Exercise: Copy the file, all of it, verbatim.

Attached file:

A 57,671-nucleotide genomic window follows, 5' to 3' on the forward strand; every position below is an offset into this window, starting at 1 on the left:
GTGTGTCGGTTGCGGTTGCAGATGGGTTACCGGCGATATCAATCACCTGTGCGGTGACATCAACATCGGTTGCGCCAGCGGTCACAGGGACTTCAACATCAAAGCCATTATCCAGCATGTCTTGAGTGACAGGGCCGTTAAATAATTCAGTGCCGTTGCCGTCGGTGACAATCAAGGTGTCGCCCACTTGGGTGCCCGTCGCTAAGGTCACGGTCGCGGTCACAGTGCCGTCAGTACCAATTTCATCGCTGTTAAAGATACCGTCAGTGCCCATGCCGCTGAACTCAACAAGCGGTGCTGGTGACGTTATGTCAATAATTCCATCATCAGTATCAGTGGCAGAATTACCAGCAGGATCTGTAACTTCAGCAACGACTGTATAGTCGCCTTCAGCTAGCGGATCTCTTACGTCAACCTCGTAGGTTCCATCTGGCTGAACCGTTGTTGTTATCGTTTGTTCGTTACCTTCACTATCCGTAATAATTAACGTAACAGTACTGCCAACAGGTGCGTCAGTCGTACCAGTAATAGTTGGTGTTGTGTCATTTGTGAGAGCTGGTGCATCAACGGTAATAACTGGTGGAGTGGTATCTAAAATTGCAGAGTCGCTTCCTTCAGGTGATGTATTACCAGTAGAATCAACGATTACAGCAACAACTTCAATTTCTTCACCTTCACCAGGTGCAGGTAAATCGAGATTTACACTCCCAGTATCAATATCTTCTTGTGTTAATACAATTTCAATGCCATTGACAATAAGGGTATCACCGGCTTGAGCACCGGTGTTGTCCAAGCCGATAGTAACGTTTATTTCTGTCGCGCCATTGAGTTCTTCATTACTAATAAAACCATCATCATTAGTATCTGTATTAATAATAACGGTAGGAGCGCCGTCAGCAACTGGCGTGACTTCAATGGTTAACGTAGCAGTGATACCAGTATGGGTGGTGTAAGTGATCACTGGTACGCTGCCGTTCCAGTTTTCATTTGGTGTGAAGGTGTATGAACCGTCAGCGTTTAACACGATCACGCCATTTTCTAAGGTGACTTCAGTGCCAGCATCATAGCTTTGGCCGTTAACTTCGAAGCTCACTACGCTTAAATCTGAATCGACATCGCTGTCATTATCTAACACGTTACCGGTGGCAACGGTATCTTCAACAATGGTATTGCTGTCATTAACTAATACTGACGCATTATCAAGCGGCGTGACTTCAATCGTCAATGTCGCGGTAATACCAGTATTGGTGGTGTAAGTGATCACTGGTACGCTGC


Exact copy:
A 57,671-nucleotide genomic window follows, 5' to 3' on the forward strand; every position below is an offset into this window, starting at 1 on the left:
GTGTGTCGGTTGCGGTTGCAGATGGGTTACCGGCGATATCAATCACCTGTGCGGTGACATCAACATCGGTTGCGCCAGCGGTCACAGGGACTTCAACATCAAAGCCATTATCCAGCATGTCTTGAGTGACAGGGCCGTTAAATAATTCAGTGCCGTTGCCGTCGGTGACAATCAAGGTGTCGCCCACTTGGGTGCCCGTCGCTAAGGTCACGGTCGCGGTCACAGTGCCGTCAGTACCAATTTCATCGCTGTTAAAGATACCGTCAGTGCCCATGCCGCTGAACTCAACAAGCGGTGCTGGTGACGTTATGTCAATAATTCCATCATCAGTATCAGTGGCAGAATTACCAGCAGGATCTGTAACTTCAGCAACGACTGTATAGTCGCCTTCAGCTAGCGGATCTCTTACGTCAACCTCGTAGGTTCCATCTGGCTGAACCGTTGTTGTTATCGTTTGTTCGTTACCTTCACTATCCGTAATAATTAACGTAACAGTACTGCCAACAGGTGCGTCAGTCGTACCAGTAATAGTTGGTGTTGTGTCATTTGTGAGAGCTGGTGCATCAACGGTAATAACTGGTGGAGTGGTATCTAAAATTGCAGAGTCGCTTCCTTCAGGTGATGTATTACCAGTAGAATCAACGATTACAGCAACAACTTCAATTTCTTCACCTTCACCAGGTGCAGGTAAATCGAGATTTACACTCCCAGTATCAATATCTTCTTGTGTTAATACAATTTCAATGCCATTGACAATAAGGGTATCACCGGCTTGAGCACCGGTGTTGTCCAAGCCGATAGTAACGTTTATTTCTGTCGCGCCATTGAGTTCTTCATTACTAATAAAACCATCATCATTAGTATCTGTATTAATAATAACGGTAGGAGCGCCGTCAGCAACTGGCGTGACTTCAATGGTTAACGTAGCAGTGATACCAGTATGGGTGGTGTAAGTGATCACTGGTACGCTGCCGTTCCAGTTTTCATTTGGTGTGAAGGTGTATGAACCGTCAGCGTTTAACACGATCACGCCATTTTCTAAGGTGACTTCAGTGCCAGCATCATAGCTTTGGCCGTTAACTTCGAAGCTCACTACGCTTAAATCTGAATCGACATCGCTGTCATTATCTAACACGTTACCGGTGGCAACGGTATCTTCAACAATGGTATTGCTGTCATTAACTAATACTGACGCATTATCAAGCGGCGTGACTTCAATCGTCAATGTCGCGGTAATACCAGTATTGGTGGTGTAAGTGATCACTGGTACGCTGC